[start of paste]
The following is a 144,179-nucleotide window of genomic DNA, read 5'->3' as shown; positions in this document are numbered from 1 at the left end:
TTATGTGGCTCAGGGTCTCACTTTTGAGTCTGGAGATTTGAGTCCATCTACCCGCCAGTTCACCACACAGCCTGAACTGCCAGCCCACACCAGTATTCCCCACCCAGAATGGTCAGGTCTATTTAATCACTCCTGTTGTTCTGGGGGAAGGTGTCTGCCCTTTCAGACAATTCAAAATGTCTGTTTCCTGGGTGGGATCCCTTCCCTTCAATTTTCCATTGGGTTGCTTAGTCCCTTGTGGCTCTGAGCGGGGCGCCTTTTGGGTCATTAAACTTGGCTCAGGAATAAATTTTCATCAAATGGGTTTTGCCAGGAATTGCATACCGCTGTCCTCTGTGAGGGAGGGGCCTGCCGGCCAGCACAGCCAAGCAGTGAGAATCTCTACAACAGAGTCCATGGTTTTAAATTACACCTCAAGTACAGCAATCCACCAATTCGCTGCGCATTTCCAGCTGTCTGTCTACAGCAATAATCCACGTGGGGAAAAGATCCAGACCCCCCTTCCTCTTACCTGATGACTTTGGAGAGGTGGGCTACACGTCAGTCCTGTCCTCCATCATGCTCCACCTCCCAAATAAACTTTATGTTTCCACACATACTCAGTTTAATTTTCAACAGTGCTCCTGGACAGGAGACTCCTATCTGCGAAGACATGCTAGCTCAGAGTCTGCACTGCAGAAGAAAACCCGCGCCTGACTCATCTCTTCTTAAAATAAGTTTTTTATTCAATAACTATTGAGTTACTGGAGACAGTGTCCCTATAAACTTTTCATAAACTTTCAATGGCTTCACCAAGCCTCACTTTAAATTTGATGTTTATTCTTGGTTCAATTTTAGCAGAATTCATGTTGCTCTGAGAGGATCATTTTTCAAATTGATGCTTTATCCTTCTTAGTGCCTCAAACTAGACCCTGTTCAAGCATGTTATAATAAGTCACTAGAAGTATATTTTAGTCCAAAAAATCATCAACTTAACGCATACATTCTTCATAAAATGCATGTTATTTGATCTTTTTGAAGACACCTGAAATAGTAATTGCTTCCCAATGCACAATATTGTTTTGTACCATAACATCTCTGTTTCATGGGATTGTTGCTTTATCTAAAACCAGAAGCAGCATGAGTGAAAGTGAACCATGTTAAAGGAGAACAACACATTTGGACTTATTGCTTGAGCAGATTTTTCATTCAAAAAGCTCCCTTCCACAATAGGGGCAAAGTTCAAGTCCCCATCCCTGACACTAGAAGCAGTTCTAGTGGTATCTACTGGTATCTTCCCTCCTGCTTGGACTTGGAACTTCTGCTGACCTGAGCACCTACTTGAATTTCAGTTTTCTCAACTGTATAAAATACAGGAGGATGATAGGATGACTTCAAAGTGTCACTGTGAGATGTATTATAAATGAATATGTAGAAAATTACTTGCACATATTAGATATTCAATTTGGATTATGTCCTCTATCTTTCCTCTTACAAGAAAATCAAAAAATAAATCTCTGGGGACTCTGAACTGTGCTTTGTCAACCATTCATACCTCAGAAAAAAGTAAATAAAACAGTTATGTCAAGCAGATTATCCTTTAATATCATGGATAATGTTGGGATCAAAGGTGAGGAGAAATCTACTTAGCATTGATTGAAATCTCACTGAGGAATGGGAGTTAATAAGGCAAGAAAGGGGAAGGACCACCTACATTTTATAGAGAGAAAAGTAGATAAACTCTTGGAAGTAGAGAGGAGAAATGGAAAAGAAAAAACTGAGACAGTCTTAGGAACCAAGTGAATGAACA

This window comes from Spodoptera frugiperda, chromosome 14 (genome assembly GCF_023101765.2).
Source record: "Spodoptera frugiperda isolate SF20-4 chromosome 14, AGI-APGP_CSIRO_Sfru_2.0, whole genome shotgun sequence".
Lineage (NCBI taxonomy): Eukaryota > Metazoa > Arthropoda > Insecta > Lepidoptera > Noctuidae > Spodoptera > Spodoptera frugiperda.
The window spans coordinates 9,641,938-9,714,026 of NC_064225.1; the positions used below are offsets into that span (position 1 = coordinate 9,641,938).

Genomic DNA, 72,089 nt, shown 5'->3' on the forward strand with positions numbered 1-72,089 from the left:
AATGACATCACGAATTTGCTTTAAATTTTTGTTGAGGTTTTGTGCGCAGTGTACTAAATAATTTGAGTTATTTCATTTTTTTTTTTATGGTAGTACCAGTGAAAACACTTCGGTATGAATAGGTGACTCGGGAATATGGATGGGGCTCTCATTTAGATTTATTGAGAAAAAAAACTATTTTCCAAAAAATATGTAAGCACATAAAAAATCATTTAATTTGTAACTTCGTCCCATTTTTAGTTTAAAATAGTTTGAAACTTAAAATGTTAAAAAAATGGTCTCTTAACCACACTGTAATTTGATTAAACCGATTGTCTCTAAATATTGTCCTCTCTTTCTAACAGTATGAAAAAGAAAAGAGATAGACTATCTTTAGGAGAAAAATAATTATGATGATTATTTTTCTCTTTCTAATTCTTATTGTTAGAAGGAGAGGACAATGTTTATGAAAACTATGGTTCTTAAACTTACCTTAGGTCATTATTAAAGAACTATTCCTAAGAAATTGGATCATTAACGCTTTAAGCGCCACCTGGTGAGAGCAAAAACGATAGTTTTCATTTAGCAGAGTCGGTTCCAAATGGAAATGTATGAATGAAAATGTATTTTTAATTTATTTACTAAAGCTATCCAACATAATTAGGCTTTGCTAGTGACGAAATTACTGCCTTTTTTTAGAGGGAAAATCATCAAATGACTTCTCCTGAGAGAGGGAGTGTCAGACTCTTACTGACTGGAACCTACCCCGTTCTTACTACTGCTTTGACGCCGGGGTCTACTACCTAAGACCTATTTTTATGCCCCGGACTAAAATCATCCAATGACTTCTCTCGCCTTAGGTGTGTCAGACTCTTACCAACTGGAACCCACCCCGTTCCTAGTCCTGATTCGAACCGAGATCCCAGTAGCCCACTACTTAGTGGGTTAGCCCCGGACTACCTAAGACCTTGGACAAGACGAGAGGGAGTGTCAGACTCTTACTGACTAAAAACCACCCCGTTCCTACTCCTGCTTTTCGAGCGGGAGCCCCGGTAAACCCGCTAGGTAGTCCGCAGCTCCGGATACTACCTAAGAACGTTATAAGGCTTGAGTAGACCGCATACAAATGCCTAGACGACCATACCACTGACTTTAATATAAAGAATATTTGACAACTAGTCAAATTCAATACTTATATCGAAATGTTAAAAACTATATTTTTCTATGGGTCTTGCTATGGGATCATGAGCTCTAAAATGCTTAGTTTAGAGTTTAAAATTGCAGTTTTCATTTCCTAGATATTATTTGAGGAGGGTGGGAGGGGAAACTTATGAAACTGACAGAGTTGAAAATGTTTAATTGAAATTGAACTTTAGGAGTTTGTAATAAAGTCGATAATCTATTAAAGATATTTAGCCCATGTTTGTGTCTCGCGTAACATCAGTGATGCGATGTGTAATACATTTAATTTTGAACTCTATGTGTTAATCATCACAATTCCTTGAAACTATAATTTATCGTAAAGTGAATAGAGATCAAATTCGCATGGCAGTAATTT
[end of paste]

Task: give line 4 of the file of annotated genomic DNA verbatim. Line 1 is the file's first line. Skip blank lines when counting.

Source record: "Spodoptera frugiperda isolate SF20-4 chromosome 14, AGI-APGP_CSIRO_Sfru_2.0, whole genome shotgun sequence".